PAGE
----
To Whom Shall We Go?
Our nation and our city can be very proud of is its long history as a welcome home for immigrants, respecting religious freedom, beliefs, and practices. Mayor Bloomberg, Governor Patterson, and many other civic and religious leaders have recently eloquently reminded us of this noble heritage.
As New Yorkers today, we also know that we’re still healing from the wounds of 9/11, so poignantly symbolized at Ground Zero, where many of the sons and daughters of these same immigrant families died tragically at the hands of extremists diametrically opposed to every ideal that has made us great.
We want to be careful not to frame our discussion about the proposed Islamic Center in New York as a choice between religious freedom, on the one hand, and completing our own healing, on the other. Both of these duties are good and both are equally necessary.
Sometimes, how we do things is as important as what we do.
Never has this been truer than in our present discussion, where civility and regard for the dignity of others must be our priority.
Presuming the worst in others always puts dialogue at risk; mutual respect is basis of all good listening.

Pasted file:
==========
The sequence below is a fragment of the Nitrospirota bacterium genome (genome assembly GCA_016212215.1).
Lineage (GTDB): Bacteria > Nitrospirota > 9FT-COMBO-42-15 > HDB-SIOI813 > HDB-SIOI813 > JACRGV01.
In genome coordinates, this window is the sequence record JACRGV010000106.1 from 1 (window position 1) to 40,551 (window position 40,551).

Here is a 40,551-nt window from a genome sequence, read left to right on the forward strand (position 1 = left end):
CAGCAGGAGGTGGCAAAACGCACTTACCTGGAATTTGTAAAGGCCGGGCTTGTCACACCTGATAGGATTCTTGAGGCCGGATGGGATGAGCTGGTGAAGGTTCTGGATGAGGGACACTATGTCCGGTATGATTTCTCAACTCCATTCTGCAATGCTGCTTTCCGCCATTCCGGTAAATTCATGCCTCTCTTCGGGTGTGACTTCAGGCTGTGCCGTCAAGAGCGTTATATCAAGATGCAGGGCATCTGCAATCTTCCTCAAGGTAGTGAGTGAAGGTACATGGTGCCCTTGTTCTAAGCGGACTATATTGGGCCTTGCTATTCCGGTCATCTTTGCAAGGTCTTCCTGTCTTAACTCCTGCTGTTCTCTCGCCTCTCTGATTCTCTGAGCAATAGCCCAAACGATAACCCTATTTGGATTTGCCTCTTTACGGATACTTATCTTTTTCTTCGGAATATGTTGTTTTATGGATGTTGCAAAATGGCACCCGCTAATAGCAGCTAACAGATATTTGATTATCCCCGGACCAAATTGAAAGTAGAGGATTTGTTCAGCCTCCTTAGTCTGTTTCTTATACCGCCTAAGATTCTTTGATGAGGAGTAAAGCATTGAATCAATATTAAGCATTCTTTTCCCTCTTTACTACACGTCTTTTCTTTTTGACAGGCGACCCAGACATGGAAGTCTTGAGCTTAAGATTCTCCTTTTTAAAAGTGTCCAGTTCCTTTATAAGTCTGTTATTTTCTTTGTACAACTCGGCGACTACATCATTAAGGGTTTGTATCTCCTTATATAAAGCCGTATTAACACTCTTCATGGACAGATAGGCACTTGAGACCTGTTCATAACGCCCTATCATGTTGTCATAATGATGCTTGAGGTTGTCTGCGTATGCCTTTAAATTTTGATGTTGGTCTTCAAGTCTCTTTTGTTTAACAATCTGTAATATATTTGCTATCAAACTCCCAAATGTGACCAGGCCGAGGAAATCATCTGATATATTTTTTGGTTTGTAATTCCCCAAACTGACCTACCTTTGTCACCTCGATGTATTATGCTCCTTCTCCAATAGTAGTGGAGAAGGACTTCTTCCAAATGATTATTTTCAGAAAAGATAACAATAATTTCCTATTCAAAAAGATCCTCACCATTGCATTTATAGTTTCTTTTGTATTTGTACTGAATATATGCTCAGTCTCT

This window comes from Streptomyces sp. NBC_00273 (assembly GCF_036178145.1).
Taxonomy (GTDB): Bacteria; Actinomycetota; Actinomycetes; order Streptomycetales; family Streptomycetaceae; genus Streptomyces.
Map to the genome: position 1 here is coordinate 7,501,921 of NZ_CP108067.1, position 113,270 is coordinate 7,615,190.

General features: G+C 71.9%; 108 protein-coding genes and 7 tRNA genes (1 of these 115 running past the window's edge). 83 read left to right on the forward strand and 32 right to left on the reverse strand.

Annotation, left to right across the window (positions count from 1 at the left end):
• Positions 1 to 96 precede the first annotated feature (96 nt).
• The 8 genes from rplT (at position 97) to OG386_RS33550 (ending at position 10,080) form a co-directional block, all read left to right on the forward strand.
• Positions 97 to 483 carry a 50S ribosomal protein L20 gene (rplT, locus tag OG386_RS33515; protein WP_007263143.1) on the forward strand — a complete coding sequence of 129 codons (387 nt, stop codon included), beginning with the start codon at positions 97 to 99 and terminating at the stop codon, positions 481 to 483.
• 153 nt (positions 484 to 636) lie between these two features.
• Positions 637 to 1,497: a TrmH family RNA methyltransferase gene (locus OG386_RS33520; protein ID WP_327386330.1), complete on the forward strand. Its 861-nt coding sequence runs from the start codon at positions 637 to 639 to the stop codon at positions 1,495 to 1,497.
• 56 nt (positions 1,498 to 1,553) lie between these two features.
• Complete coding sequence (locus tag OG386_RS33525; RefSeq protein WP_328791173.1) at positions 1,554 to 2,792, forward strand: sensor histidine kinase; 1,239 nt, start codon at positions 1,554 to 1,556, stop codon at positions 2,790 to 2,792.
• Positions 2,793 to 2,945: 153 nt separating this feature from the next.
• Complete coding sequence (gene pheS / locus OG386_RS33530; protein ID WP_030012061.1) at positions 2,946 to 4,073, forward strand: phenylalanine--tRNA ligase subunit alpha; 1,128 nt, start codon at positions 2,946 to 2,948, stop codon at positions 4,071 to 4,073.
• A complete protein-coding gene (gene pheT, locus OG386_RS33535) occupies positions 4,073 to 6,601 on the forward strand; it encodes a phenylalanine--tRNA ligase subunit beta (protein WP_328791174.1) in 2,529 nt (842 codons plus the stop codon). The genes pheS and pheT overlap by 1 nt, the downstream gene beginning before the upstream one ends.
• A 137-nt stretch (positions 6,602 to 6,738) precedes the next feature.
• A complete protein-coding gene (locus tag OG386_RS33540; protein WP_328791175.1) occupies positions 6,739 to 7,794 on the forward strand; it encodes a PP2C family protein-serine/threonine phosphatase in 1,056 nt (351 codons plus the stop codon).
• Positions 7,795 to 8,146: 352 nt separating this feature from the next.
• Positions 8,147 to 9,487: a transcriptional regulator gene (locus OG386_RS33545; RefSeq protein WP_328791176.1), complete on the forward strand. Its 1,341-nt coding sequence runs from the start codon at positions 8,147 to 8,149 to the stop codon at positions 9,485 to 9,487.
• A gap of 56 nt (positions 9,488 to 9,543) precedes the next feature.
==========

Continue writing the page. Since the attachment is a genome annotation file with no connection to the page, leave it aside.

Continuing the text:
This is a good time for all of New York, in its varied cultural, ethnic, and religious communities, to come together in thoughtful and respectful exchange so our real healing can begin. Although I have no strong sentiment about what should be decided about the eventual where of the Islamic Center, I do have strong convictions about how such a discussion should be reached: civilly and charitably. The hot-heads on either side must not dominate. While I’m hardly an expert in this area, and there are certainly far more competent voices than mine, the Archdiocese of New York would be honored to be part of any such conversations.
Pope John Paul II’s life was an example of how this kind of good will can resolve centuries-old hatreds, building new bridges between Christians, Jews and Muslims. In this same spirit, the Archdiocese of New York hopes to cooperate with other religious leaders in laying the groundwork for a long-term relationship with the City’s diverse Islamic groups, extending the hand of friendship long overdue between both of our communities. Similarly, now is the time for all of us to rededicate ourselves to binding up the unhealed wounds of 9/11, and to consoling the ongoing suffering of its survivors.
As the tenth anniversary of 9/11 approaches, our challenge as New Yorkers is clear: to keep our proud heritage of religious freedom and a warm hospitality to newcomers alive, so that the twin goods of both welcoming and healing are never left unbalanced.